He will develop a greater consciousness to avoid mistakes and to prevent injury. Life and its living will take on a greater significance, and our efforts and energies will be devoted to creating as much joy and happiness as possible for all living creatures.”
Joseph Lewis, An Atheist Manifesto

Jennifer Silverwood
“Why do you fear when you know I will always catch you?' he said.”
Jennifer Silverwood, Stay

Jennifer Silverwood
“The sea was my first home...Now that I had nowhere else to go, this was the last place I felt safe.”
Jennifer Silverwood, Stay

Amira Aly
“You speak good words, child, but sometimes what lies within is much darker. The line between justice and revenge is then. Justice is order; revenge is chaos. If revenge is your innermost desire, you will be destroyed upon entering into the hall”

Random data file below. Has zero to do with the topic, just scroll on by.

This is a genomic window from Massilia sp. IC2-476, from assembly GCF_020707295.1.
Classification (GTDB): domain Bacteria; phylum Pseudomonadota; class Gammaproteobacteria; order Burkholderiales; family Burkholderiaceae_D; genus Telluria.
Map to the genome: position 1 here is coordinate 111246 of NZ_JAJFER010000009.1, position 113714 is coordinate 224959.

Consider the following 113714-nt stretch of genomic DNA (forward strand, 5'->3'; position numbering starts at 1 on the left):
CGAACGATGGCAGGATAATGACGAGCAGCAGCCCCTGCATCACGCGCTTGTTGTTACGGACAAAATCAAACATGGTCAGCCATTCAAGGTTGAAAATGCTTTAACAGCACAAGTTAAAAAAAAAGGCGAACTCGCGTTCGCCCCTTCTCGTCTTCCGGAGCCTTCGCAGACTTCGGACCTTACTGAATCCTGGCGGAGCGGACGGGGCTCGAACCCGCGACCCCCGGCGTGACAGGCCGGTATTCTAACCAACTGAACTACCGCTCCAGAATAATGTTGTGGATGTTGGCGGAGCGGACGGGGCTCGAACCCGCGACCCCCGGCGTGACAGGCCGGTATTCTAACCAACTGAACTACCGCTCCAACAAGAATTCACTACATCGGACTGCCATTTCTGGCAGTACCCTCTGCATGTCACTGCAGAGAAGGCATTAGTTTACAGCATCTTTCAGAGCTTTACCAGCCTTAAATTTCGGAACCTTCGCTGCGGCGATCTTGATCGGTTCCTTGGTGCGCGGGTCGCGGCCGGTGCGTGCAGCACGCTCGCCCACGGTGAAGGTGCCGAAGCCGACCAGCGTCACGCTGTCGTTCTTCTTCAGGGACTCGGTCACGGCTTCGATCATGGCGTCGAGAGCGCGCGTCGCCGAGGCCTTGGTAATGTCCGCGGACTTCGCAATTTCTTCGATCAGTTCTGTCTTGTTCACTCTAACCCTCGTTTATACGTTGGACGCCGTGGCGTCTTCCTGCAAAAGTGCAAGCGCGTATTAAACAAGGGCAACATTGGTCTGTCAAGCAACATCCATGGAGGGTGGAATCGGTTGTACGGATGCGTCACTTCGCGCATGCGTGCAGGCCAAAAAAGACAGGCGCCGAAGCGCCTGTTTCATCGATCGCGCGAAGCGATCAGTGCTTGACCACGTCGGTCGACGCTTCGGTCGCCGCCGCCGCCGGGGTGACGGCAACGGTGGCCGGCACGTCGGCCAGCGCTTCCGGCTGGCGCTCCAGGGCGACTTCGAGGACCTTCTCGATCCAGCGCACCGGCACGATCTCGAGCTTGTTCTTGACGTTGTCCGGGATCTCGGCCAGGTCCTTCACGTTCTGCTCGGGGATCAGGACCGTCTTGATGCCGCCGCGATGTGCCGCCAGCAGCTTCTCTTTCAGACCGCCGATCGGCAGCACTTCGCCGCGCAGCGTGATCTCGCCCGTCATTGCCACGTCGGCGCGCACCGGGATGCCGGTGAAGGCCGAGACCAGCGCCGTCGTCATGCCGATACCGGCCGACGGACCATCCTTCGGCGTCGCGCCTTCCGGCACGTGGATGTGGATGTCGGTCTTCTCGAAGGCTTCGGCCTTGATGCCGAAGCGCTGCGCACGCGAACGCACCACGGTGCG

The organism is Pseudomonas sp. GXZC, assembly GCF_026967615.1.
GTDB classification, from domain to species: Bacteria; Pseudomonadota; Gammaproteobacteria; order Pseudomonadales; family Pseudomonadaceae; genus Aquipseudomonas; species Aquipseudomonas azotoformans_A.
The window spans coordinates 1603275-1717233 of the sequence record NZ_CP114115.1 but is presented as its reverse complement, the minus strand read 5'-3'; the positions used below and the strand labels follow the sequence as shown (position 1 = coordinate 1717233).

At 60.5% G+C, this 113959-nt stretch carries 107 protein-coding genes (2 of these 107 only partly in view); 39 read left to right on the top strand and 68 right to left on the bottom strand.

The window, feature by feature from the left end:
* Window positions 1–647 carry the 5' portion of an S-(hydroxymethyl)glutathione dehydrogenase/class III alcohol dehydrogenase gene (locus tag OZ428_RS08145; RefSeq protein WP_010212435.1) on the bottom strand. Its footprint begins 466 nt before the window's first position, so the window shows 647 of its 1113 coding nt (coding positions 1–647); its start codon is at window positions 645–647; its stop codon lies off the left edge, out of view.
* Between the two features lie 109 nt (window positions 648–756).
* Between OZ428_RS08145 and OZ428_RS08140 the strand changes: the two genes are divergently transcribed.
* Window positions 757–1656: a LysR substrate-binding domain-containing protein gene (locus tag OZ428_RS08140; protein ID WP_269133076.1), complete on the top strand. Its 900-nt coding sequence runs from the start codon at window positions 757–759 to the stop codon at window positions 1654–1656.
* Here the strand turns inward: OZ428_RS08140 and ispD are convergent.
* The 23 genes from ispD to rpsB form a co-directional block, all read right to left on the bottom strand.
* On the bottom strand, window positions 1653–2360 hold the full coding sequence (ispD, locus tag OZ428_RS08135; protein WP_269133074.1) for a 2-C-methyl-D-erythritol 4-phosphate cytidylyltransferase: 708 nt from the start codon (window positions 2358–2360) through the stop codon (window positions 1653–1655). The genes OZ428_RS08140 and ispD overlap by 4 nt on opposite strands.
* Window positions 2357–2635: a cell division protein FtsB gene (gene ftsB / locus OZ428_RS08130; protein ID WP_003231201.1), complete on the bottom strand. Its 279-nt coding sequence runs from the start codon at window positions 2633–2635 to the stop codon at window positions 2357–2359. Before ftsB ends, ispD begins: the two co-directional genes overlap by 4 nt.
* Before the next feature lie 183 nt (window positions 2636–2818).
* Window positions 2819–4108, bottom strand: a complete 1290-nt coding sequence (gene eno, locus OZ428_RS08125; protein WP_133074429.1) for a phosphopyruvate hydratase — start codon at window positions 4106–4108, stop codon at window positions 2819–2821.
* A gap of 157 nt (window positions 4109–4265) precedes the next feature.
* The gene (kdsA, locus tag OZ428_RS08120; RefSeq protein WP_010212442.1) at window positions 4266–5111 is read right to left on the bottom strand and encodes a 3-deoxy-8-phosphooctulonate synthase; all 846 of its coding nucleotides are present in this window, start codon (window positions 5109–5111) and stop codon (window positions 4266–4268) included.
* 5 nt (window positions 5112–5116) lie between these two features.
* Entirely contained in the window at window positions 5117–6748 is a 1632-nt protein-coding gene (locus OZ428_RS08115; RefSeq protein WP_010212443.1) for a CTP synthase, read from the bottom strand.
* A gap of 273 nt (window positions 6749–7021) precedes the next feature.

Amira Aly, Egypt: The Uprising (The Battle for Maat, #1)

Thomas Paine
“Such is the passage, x. 14, where, after giving an account that the sun stood still upon Gibeon, and the moon in the valley of Ajalon, at the command of Joshua, (a tale only fit to amuse children). This tale of the sun standing still upon Motint Gibeon, and the moon in the valley of Ajalon, is one of those fables that detects itself. Such a circumstance could not have happened without being known all over the world. One half would have wondered why the sun did not rise, and the other why it did not set; and the tradition of it would be universal; whereas there is not a nation in the world that knows anything about it.”
Thomas Paine, The Age of Reason

Luther Burbank
“Science, which is only another name for truth, now holds religious charlatans, self-deceivers and God agents in a certain degree of check--agents and employees, I mean, of a mythical, medieval, man-made God, anthropomorphic in constitution.”
Luther Burbank